Live Review: Cheap Trick

Roseland Ballroom, New York, April 18, 1998

To fully appreciate the irony of Cheap Trick commemorating the twentieth anniversary of their 1978 breakthrough album Live at Budokan by performing every song from the original set-list in the original order, consider the band's smarter-than-the-average-Boomer-act business strategy of the last few years. While their contemporaries like Foreigner, Peter Frampton, and REO Speedwagon pooled their resources and hit the sheds and amusement parks to perform chestnuts for the nostalgic, Cheap Trick played arenas opening for Stone Temple Pilots and won new fans the old-fashioned way: by playing the underdog and kicking the headliner's ass. With a Steve Albini produced Sub-Pop single and a critically well-received new album to promote (last year's excellent Cheap Trick), the Chicago quartet seemed hell-bent on tackling the future head-on.

Well, forget all about that, because now the Trick has taken a solid cue from Kiss and Fleetwood Mac and embraced nostalgia with a big shit eating grin. The band is re-creating its Budokan-era show in eight cities to promote the release of an extended At Budokan: The Complete Concert (April 28), and the shtick will continue later this year with similar concerts celebrating the reissue of the first three albums. So much for moving forward ... at least for the rest of 1998. These shows actually mark the second time Budokan has kicked the band back a step. When the original album catapulted from being a Japan-only release to an American smash, the band had to postpone its fourth studio album, relearn all their old song arrangements and retrieve "I Want You to Want Me" from the rubbish heap. Dream Police would have to wait.

But enough grumbling. The original At Budokan went through the roof because it showcased Cheap Trick as one of the best live bands of its era, and tonight's show (a benefit for VH-1's "Save the Music" campaign promoting music education) proved that it still has the goods in spades. For all of the gimmickry (best epitomized by Rick Nielson's pick showers and trademark outlandish guitars, such as the quintuple-neck checkered monster he brandished for "Surrender"), Cheap Trick live is uniformly tight, as blistering and raw as it is cunningly melodic. Twelve-string bassist Tom Petersson and drummer Bun E. Carlos proved as potent and inventive a rhythm section as the Who's John Entwistle and Keith Moon, while Nielson's razor-sharp leads cut deeper than his over-the-top posturing. The real standout, however, was golden-maned Robin Zander, resplendent in a purple velvet suit and singing like a fallen teen angel in heat -- his twin crowning achievements being his high lead harmony on "Oh Caroline" and menacing, Johnny Rottenish snarl through the closing "Clock Strikes Ten."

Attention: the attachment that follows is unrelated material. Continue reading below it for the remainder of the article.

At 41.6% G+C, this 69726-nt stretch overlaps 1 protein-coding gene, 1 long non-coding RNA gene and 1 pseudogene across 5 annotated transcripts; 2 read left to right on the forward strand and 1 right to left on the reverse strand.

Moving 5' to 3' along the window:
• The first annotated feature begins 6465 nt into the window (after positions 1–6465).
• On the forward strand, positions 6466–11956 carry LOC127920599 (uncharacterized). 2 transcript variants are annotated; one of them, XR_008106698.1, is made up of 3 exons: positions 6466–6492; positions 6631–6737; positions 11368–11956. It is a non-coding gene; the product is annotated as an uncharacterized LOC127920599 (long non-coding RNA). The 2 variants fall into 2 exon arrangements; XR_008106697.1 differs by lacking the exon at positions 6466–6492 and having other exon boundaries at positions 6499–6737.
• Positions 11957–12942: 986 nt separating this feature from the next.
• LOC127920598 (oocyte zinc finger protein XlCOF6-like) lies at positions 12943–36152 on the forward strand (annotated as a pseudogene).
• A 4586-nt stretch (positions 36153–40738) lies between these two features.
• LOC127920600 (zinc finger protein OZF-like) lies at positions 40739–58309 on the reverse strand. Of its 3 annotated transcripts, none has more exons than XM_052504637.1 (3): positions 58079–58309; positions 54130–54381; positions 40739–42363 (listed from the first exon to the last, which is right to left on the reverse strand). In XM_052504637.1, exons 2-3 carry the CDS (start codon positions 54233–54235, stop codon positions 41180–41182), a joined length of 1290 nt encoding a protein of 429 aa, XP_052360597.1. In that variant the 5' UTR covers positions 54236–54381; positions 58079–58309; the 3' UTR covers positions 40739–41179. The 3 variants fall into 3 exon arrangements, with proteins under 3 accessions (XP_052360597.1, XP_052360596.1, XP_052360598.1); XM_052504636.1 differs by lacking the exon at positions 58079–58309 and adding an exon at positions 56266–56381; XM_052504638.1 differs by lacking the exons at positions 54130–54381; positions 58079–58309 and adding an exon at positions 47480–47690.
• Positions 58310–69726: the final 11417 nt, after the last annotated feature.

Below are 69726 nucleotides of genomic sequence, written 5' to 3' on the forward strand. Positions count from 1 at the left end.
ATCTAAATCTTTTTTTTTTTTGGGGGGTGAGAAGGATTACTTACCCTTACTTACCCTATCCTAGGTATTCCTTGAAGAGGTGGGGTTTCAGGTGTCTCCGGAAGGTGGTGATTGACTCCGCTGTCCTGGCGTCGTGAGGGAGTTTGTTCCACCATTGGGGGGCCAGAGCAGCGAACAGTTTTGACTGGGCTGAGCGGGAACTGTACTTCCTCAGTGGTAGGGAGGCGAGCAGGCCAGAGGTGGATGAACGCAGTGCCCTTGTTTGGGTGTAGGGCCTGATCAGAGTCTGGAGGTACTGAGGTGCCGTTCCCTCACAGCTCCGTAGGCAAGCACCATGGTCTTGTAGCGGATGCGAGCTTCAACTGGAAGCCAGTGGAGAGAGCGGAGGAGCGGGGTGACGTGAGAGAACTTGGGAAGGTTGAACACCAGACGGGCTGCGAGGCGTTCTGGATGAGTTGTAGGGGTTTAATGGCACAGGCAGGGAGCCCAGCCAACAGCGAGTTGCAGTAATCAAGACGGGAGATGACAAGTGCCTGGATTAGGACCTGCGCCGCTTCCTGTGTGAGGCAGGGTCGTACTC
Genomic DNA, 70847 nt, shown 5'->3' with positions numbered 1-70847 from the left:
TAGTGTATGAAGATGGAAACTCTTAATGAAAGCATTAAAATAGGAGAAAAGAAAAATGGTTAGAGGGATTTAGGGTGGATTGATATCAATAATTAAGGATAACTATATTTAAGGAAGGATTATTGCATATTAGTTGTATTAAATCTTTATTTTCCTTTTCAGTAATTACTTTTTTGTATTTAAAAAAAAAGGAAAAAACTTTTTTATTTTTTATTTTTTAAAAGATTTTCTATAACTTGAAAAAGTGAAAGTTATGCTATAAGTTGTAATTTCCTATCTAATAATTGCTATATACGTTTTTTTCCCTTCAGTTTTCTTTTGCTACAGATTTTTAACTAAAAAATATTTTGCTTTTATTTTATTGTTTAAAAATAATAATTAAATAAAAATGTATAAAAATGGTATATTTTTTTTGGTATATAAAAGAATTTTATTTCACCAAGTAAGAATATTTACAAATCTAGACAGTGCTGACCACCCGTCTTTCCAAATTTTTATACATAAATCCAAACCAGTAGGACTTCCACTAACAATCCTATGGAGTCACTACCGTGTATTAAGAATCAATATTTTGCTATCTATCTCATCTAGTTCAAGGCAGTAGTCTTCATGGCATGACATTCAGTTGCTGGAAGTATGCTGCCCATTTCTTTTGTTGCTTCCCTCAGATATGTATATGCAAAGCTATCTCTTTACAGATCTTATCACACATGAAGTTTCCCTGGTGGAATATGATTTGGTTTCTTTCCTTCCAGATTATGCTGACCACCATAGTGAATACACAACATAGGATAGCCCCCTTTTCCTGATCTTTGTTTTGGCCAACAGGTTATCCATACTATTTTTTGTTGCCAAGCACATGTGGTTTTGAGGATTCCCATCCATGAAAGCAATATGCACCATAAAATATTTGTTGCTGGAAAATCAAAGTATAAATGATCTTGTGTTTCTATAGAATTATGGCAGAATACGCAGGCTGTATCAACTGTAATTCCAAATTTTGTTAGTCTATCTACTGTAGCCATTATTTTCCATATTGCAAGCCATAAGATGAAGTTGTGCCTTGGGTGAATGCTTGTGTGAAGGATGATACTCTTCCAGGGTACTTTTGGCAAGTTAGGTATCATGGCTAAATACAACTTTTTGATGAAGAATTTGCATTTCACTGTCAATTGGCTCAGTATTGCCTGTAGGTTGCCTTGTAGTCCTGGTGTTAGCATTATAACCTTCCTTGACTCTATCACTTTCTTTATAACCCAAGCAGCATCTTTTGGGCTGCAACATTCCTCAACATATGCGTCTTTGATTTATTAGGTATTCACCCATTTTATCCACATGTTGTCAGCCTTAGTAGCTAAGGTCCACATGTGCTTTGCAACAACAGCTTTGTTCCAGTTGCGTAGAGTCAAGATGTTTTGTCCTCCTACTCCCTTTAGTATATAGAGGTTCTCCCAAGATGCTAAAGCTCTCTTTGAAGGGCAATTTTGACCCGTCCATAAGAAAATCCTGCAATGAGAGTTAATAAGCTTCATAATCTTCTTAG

"Surrender," arguably Cheap Trick's finest song, received the best reaction of the evening, although the triple-guitar rave-up during "Need Your Love" and three-part harmonies during the acoustically re-arranged "Oh Caroline" (punctuated by Nielson's quick guitar quote from the Yardbirds' "Heart Full of Soul") provided the most musically transcendent moments. Most fun was the encore's "Ain't That a Shame," featuring a walk-on by show opener (and one-time Trick producer) Todd Rundgren. Surprisingly, "I Want You to Want Me" came and went without much of a fuss. Indeed, the crowd was no match for the screaming Tokyo audience which helped make At Budokan such a blast. No doubt they were still miffed at the New York City Parks Department's eleventh-hour decree that the free show had to be moved from Central Park to the 2,000-capacity Roseland for reasons of "public safety." "Thank you for inviting us to Central Park," cracked Nielson at the beginning of the show. "Thank you, I'm Garth Brooks," joked Rundgren at the end, kicking the horse one last time for good measure.

As easy as it is to sneer at any "remember-when" spectacle, Cheap Trick revisiting Budokan is a hell of a surer bet than a Frampton or Sex Pistols revival. And if the nostalgia angle brings the band a little more publicity than they've enjoyed in the recent past, then more power to them. But here's hoping that once these commemorative shows are out of their system, Nielsen and company will get back into the studio, back in the game and back to the future.